Springtime and weddings have been a perfect combination for centuries. In fact, the word "bride" comes from the nickname for the Celtic Great Goddess Brigit, who was also known as Bride, the Maiden Goddess of Spring.
Like Springtime and its flowers, brides through the ages have been representative of "life's renewal" and "hope for the continuity of life." So brides and flowers have also been a perfect match...and a feminine expression of intimacy and beauty.
What flowers are you carrying for your wedding? What do they symbolize for you?
With the approaching royal wedding of Prince William and Kate Middleton in the news (and one that perhaps will become the most famous Springtime wedding in history), I'm reminded of other royal wedding bouquets.
For her winter wedding in 1840 wedding, Queen Victoria carried a nosegay of snowdrops, her beloved bridegroom's favorite. Prince William's grandmother, the current queen, carried three types of British-grown orchids in her wedding bouquet in 1947 when she was still Princess Elizabeth. Grace Kelly, from movie-princess to real princess, selected lilies-of-the-valley for her bridal bouquet in 1956 for her wedding in the tiny country of Monaco to Prince Ranier. When she became a princess bride, Lady Diana Spencer carried a large spray of mixed cream and yellow flowers, each chosen to honor English and royal traditions.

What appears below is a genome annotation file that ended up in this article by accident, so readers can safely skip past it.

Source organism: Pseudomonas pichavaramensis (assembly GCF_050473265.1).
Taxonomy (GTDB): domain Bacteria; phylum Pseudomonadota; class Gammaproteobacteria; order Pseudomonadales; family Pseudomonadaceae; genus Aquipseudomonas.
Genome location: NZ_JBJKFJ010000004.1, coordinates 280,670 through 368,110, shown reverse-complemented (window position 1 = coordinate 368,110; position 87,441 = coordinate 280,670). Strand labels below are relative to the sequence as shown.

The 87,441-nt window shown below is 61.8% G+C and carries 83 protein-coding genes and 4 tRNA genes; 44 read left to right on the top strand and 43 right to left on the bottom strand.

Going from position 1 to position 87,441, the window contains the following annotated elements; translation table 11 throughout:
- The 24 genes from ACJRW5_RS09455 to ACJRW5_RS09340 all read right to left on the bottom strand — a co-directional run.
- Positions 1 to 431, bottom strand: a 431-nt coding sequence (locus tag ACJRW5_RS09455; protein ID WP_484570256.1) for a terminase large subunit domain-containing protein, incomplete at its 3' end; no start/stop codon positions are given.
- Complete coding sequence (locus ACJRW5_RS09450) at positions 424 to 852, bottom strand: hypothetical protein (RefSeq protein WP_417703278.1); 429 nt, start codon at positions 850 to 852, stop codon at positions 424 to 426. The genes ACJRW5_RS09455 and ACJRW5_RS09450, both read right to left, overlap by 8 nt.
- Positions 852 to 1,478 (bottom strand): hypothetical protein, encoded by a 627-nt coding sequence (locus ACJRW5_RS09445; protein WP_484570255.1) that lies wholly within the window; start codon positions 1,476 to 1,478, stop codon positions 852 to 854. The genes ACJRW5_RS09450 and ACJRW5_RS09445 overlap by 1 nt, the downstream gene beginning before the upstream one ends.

Whatever the season you've selected for your wedding, enjoy the lightness and brightness of Spring wherever you are this moment...and bring that abundance into your wedding day.
Love. Listen. Let go.
...with love from Cornelia
ps: What flowers will Catherine Elizabeth Middleton carry in her wedding bouquet? Tune in next Wednesday to learn of a treasured royal botanical tradition that she will continue as a princess-to-be bride.
[Photograph: Princess Diana and Prince Charles, circa 1981]